9 February 2018
This time of year has become known among a few of us who look out for these things as academy results season.
That is not a reference to exam results, by the way, but – in perhaps a telling commentary on the (globally unique) focus of English education policymaking in the past 15 years – academy financial data.
For academy accounts have to be published on websites by 31 January. And this year’s reporting feast has focused on a familiar theme: large pay packets for trust chief executives.
We had, for example, the at-once-staggering-and-at-the-same-time predictable news of the first person working in English state education – Sir Dan Moynihan of the Harris Federation – to be awarded a pay package costing his employer more than £500,000.
A married couple running another chain – Steve and Paula Kenning of Aspirations Academies Trust – were revealed as having had £400,000 spent on them by that organisation in 2016-17, bringing their total cost to that trust over four years to more than £1.6 million.
And the combined cost to England’s largest chain, Academies Enterprise Trust, of employing first one, and then another, chief executive during 2016-17 was also £400,000.
So, how on earth can these packages have been awarded, given the pressures of schools funding over recent years?
In amongst the outrage in reaction to these revelations, an occasional dissenting voice can make itself heard on social media.
At least in some cases, and especially in the instance of Sir Dan Moynihan of Harris - with its unblemished record of good or outstanding Ofsted reports and its at-face-value impressive performance in league tables - the argument can go along the lines of “they’re worth it”.
In other words, if a leader of schools is presiding over an organisation which is generating success for both itself and its students, why should we quibble if we add tens or even hundreds of thousands of pay onto their remuneration, even while schools are struggling to afford the basics for their pupils?
Does not the very act of doing so help to incentivise those leading schools to strive to make them as successful as possible?
These arguments, of course, are borrowed from the private sector. But we should think through their implications for schools.
For those defending these positions have to make the case that not only should this leader benefit from his or her schools’ success, but that only they – or at a stretch only their leadership teams – should do so, at this level.
For while Harris seems to have an extraordinary number of managers earning at least £150,000 – ten, in the 2016-17 accounts – there is no evidence that such large financial benefits of pupil success are finding their way to classroom teachers.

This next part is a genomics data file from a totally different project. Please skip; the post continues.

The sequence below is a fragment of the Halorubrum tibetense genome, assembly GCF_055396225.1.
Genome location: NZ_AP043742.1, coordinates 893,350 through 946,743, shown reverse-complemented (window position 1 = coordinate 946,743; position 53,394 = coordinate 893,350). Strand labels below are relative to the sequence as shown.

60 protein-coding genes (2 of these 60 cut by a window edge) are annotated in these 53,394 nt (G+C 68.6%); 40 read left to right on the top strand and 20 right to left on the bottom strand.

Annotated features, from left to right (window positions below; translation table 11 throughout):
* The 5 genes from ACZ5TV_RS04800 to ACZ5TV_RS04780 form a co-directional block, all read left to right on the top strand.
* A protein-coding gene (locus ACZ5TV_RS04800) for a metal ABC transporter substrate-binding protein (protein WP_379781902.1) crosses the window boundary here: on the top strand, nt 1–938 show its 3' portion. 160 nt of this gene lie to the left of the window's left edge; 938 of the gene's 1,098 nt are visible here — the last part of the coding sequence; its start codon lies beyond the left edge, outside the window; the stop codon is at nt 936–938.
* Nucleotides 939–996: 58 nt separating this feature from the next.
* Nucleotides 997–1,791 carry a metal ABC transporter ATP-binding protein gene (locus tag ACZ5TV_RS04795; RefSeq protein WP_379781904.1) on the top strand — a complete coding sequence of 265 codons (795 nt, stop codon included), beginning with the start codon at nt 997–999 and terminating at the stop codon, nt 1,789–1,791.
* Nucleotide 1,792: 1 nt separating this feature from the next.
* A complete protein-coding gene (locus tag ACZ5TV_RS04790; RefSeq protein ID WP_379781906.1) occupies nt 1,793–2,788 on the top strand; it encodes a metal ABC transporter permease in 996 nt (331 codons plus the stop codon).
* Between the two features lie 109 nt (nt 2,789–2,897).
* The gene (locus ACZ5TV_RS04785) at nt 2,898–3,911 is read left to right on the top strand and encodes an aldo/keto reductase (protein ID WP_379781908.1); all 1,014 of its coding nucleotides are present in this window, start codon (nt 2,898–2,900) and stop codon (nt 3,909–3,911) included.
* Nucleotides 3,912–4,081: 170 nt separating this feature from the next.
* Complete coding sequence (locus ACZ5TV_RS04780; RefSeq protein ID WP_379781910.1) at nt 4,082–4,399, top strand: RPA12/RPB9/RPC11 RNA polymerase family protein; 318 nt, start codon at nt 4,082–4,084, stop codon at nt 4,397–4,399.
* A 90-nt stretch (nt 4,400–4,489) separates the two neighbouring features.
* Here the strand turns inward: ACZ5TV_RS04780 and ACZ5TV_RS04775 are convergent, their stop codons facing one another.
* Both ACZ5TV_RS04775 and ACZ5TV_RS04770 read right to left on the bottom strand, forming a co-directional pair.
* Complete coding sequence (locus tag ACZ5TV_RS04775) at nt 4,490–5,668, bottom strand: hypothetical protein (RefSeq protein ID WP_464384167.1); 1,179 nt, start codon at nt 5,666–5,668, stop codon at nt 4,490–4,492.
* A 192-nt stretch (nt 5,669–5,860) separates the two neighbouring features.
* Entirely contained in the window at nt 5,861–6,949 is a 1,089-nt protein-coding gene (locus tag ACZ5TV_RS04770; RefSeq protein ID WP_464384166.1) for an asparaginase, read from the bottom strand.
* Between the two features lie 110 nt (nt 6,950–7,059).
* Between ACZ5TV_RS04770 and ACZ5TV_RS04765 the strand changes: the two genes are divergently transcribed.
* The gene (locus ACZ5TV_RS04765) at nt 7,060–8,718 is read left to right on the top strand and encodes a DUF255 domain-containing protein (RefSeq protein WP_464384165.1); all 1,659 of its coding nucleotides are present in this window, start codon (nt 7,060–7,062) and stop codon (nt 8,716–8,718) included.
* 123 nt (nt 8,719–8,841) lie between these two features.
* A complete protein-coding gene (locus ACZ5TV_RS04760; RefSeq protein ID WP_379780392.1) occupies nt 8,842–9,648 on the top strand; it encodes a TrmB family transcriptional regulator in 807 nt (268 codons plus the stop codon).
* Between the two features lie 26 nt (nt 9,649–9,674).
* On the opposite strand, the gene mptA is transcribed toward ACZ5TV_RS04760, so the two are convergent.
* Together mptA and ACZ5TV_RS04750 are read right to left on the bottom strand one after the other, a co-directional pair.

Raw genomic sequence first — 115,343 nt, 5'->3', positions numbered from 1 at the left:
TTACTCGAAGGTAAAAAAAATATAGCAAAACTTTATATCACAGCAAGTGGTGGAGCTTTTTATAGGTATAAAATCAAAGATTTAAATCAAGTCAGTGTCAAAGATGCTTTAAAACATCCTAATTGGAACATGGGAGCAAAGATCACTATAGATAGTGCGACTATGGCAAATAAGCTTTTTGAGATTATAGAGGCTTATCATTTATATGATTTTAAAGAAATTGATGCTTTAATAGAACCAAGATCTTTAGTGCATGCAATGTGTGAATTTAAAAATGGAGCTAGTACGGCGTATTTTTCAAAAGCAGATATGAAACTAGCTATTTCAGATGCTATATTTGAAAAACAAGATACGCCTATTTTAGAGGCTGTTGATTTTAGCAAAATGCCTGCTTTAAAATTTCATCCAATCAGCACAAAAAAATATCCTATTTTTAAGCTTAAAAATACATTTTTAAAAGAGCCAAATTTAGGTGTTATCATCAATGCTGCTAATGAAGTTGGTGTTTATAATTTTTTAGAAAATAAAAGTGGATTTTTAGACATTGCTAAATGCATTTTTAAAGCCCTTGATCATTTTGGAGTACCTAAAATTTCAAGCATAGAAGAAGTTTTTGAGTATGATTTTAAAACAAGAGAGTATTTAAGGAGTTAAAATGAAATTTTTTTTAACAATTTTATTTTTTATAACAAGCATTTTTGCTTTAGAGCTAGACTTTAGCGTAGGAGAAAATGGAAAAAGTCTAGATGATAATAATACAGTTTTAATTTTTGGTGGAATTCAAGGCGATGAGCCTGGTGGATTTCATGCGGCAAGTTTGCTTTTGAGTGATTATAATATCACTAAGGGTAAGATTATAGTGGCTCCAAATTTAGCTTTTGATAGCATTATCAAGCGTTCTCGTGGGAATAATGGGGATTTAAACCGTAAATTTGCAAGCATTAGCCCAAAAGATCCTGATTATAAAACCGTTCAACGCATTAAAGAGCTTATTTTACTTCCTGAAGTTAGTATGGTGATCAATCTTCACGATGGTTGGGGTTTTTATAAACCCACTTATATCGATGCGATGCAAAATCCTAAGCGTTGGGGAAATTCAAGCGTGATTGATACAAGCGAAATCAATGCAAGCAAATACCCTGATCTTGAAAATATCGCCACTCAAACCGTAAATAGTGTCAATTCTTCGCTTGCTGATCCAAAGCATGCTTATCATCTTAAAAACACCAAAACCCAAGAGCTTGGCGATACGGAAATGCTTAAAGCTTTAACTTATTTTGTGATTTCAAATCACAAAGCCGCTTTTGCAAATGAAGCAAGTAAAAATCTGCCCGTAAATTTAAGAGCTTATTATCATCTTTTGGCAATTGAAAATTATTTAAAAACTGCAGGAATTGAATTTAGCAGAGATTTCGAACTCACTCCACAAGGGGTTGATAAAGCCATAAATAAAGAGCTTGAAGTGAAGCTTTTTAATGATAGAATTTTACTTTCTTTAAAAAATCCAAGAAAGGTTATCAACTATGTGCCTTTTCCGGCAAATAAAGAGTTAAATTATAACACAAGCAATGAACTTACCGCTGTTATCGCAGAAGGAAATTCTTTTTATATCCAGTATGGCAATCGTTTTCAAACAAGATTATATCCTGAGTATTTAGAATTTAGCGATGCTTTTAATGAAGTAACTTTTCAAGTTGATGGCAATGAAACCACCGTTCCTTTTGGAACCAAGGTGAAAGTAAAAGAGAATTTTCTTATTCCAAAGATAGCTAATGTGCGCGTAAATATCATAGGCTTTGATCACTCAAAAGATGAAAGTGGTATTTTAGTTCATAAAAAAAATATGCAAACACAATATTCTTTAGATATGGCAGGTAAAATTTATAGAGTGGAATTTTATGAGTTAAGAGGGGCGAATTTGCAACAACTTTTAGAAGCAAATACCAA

After all how could they, to any great degree, if academies are operating on the same financial footing as non-academy schools and if all schools in England are under pressure financially?
It seems likely, though we can only guess as this important element of the way the academies system operates is hidden, that performance-related bonuses for trust leaders might be playing a part in some of these large pay packages.
Is this fair? It seems reasonable to ask, at this point, who contributes more significantly to the success of any pupil: the teacher interacting with that young person face-to-face in the classroom, or the efforts of the manager in the background?
It appears to stand to reason that the further you get from the classroom, the less direct that effect would be.
Good headteachers might well retort here, with justification of course, that they are very important in any school: they set behaviour policies, they shape the curriculum and all the learning around it, they oversee the budget, they recruit good teachers. Yet the question remains, with large-scale rewards seeming focused on the top of the management pyramid: is the balance of those rewards right?
At this point, the more sceptical observer of English education reform might respond: actually head teachers or chief executives can have a very big, more direct, effect on a school’s success rates.
Most would seem likely to have to take, to some degree, a “strategic” approach to school improvement, which focuses very closely on the institutional indicators by which all will be judged.
Worryingly, this can involve requiring pupils to take courses which will stand the highest chance of boosting an institution’s data, or, in the worst cases, seeking either to force out such youngsters as might harm its scores, or not take them in the first place.
These strategies might be very effective in boosting an academy trust’s results. They also seem likely to contribute to better Ofsted judgements, given that we know that - as of last year at least - that the inspectorate has not been noticing when large numbers of pupils leave a school part-way through their education.
But would they be morally the right thing to do? Do they signify a system working well? Should they be incentivised? No. And what kind of sad commentary is it on the notion of public service that a school leader would need to be “incentivised” through pay top-ups on what are already large salaries to do the best by their students, or even their organisation, rather than being motivated by a sense of public service?
I am not sure anyone among policymakers has thought these issues through, beyond a belief that pay packages of this kind are used in the private sector, so will translate without problem for schools. In any case, it seems another questionable aspect of the academies “system”, finding its place on what is a mounting list of problems for the policy as a whole.